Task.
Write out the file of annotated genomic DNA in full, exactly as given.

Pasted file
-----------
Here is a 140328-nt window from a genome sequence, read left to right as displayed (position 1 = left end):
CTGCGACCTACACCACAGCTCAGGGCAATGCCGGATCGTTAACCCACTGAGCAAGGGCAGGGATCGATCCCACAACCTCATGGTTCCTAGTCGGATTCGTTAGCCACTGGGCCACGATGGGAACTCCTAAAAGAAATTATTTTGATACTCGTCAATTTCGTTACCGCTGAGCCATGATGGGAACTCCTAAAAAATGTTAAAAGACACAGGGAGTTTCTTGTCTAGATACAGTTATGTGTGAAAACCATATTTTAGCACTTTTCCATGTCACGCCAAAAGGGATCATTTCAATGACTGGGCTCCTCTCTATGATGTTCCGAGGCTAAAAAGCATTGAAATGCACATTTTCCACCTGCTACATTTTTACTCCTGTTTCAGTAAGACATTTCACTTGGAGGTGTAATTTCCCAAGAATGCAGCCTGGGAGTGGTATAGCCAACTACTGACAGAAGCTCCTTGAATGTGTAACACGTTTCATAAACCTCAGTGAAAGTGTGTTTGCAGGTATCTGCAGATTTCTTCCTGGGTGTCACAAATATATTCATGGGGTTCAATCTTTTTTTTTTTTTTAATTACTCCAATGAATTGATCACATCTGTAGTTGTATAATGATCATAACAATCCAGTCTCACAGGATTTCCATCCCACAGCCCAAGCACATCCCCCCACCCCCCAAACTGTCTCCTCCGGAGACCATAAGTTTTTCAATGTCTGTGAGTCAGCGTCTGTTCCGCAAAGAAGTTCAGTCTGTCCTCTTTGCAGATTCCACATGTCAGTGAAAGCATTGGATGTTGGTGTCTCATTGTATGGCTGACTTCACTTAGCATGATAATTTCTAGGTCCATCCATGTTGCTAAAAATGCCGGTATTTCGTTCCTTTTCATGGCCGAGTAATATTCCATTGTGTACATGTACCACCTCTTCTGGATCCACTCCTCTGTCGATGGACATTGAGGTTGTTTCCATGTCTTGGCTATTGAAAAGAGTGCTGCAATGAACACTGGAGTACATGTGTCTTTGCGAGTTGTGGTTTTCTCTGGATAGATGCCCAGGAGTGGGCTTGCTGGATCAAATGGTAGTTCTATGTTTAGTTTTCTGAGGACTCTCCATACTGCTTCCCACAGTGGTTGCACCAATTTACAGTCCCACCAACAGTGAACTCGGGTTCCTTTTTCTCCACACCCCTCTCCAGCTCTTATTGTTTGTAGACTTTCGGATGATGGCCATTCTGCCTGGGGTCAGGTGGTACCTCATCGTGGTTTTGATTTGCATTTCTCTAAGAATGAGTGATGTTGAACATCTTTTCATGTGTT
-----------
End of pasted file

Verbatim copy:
Here is a 140328-nt window from a genome sequence, read left to right as displayed (position 1 = left end):
CTGCGACCTACACCACAGCTCAGGGCAATGCCGGATCGTTAACCCACTGAGCAAGGGCAGGGATCGATCCCACAACCTCATGGTTCCTAGTCGGATTCGTTAGCCACTGGGCCACGATGGGAACTCCTAAAAGAAATTATTTTGATACTCGTCAATTTCGTTACCGCTGAGCCATGATGGGAACTCCTAAAAAATGTTAAAAGACACAGGGAGTTTCTTGTCTAGATACAGTTATGTGTGAAAACCATATTTTAGCACTTTTCCATGTCACGCCAAAAGGGATCATTTCAATGACTGGGCTCCTCTCTATGATGTTCCGAGGCTAAAAAGCATTGAAATGCACATTTTCCACCTGCTACATTTTTACTCCTGTTTCAGTAAGACATTTCACTTGGAGGTGTAATTTCCCAAGAATGCAGCCTGGGAGTGGTATAGCCAACTACTGACAGAAGCTCCTTGAATGTGTAACACGTTTCATAAACCTCAGTGAAAGTGTGTTTGCAGGTATCTGCAGATTTCTTCCTGGGTGTCACAAATATATTCATGGGGTTCAATCTTTTTTTTTTTTTTAATTACTCCAATGAATTGATCACATCTGTAGTTGTATAATGATCATAACAATCCAGTCTCACAGGATTTCCATCCCACAGCCCAAGCACATCCCCCCACCCCCCAAACTGTCTCCTCCGGAGACCATAAGTTTTTCAATGTCTGTGAGTCAGCGTCTGTTCCGCAAAGAAGTTCAGTCTGTCCTCTTTGCAGATTCCACATGTCAGTGAAAGCATTGGATGTTGGTGTCTCATTGTATGGCTGACTTCACTTAGCATGATAATTTCTAGGTCCATCCATGTTGCTAAAAATGCCGGTATTTCGTTCCTTTTCATGGCCGAGTAATATTCCATTGTGTACATGTACCACCTCTTCTGGATCCACTCCTCTGTCGATGGACATTGAGGTTGTTTCCATGTCTTGGCTATTGAAAAGAGTGCTGCAATGAACACTGGAGTACATGTGTCTTTGCGAGTTGTGGTTTTCTCTGGATAGATGCCCAGGAGTGGGCTTGCTGGATCAAATGGTAGTTCTATGTTTAGTTTTCTGAGGACTCTCCATACTGCTTCCCACAGTGGTTGCACCAATTTACAGTCCCACCAACAGTGAACTCGGGTTCCTTTTTCTCCACACCCCTCTCCAGCTCTTATTGTTTGTAGACTTTCGGATGATGGCCATTCTGCCTGGGGTCAGGTGGTACCTCATCGTGGTTTTGATTTGCATTTCTCTAAGAATGAGTGATGTTGAACATCTTTTCATGTGTT